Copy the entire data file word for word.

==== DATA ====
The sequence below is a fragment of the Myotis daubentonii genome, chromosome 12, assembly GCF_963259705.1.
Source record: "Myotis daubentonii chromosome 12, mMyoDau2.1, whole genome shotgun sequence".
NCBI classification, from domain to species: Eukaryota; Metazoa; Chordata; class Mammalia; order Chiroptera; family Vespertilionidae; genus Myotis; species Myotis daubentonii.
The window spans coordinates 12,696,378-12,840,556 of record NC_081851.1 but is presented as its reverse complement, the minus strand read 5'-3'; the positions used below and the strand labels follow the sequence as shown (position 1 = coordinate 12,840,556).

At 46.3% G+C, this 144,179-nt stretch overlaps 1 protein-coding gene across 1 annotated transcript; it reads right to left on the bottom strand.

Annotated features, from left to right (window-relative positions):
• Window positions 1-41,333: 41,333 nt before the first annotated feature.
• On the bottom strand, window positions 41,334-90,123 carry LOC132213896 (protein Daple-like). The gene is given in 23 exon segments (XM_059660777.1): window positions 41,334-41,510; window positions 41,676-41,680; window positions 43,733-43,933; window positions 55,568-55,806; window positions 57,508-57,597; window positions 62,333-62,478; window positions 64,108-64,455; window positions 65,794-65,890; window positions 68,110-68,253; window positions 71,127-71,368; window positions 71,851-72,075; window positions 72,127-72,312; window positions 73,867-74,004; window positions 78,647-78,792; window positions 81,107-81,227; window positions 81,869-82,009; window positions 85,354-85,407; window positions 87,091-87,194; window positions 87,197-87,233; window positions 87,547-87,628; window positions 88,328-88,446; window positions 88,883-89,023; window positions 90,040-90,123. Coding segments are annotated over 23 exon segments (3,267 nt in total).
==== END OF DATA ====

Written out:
The sequence below is a fragment of the Myotis daubentonii genome, chromosome 12, assembly GCF_963259705.1.
Source record: "Myotis daubentonii chromosome 12, mMyoDau2.1, whole genome shotgun sequence".
NCBI classification, from domain to species: Eukaryota; Metazoa; Chordata; class Mammalia; order Chiroptera; family Vespertilionidae; genus Myotis; species Myotis daubentonii.
The window spans coordinates 12,696,378-12,840,556 of record NC_081851.1 but is presented as its reverse complement, the minus strand read 5'-3'; the positions used below and the strand labels follow the sequence as shown (position 1 = coordinate 12,840,556).

At 46.3% G+C, this 144,179-nt stretch overlaps 1 protein-coding gene across 1 annotated transcript; it reads right to left on the bottom strand.

Annotated features, from left to right (window-relative positions):
• Window positions 1-41,333: 41,333 nt before the first annotated feature.
• On the bottom strand, window positions 41,334-90,123 carry LOC132213896 (protein Daple-like). The gene is given in 23 exon segments (XM_059660777.1): window positions 41,334-41,510; window positions 41,676-41,680; window positions 43,733-43,933; window positions 55,568-55,806; window positions 57,508-57,597; window positions 62,333-62,478; window positions 64,108-64,455; window positions 65,794-65,890; window positions 68,110-68,253; window positions 71,127-71,368; window positions 71,851-72,075; window positions 72,127-72,312; window positions 73,867-74,004; window positions 78,647-78,792; window positions 81,107-81,227; window positions 81,869-82,009; window positions 85,354-85,407; window positions 87,091-87,194; window positions 87,197-87,233; window positions 87,547-87,628; window positions 88,328-88,446; window positions 88,883-89,023; window positions 90,040-90,123. Coding segments are annotated over 23 exon segments (3,267 nt in total).